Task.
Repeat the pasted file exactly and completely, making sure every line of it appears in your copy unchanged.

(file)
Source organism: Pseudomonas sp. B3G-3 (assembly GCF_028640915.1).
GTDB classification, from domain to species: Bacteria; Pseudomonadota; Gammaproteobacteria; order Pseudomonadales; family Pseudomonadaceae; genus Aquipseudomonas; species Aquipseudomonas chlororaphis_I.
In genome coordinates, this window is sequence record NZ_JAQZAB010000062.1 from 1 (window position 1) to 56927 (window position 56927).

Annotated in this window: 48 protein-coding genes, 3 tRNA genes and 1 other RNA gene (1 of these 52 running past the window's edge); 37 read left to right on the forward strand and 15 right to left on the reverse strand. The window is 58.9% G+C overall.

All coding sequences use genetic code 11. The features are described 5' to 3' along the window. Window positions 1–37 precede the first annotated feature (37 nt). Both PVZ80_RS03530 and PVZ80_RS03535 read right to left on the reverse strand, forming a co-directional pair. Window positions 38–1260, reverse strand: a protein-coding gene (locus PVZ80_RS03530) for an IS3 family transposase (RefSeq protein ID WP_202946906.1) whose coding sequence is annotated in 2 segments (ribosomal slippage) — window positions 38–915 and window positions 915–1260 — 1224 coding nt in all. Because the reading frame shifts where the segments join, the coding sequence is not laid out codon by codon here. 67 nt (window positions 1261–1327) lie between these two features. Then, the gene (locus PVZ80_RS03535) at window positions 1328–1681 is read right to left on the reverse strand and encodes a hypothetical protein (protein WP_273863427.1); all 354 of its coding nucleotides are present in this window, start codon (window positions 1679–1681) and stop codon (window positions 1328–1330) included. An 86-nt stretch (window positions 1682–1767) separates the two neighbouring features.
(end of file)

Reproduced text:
Source organism: Pseudomonas sp. B3G-3 (assembly GCF_028640915.1).
GTDB classification, from domain to species: Bacteria; Pseudomonadota; Gammaproteobacteria; order Pseudomonadales; family Pseudomonadaceae; genus Aquipseudomonas; species Aquipseudomonas chlororaphis_I.
In genome coordinates, this window is sequence record NZ_JAQZAB010000062.1 from 1 (window position 1) to 56927 (window position 56927).

Annotated in this window: 48 protein-coding genes, 3 tRNA genes and 1 other RNA gene (1 of these 52 running past the window's edge); 37 read left to right on the forward strand and 15 right to left on the reverse strand. The window is 58.9% G+C overall.

All coding sequences use genetic code 11. The features are described 5' to 3' along the window. Window positions 1–37 precede the first annotated feature (37 nt). Both PVZ80_RS03530 and PVZ80_RS03535 read right to left on the reverse strand, forming a co-directional pair. Window positions 38–1260, reverse strand: a protein-coding gene (locus PVZ80_RS03530) for an IS3 family transposase (RefSeq protein ID WP_202946906.1) whose coding sequence is annotated in 2 segments (ribosomal slippage) — window positions 38–915 and window positions 915–1260 — 1224 coding nt in all. Because the reading frame shifts where the segments join, the coding sequence is not laid out codon by codon here. 67 nt (window positions 1261–1327) lie between these two features. Then, the gene (locus PVZ80_RS03535) at window positions 1328–1681 is read right to left on the reverse strand and encodes a hypothetical protein (protein WP_273863427.1); all 354 of its coding nucleotides are present in this window, start codon (window positions 1679–1681) and stop codon (window positions 1328–1330) included. An 86-nt stretch (window positions 1682–1767) separates the two neighbouring features.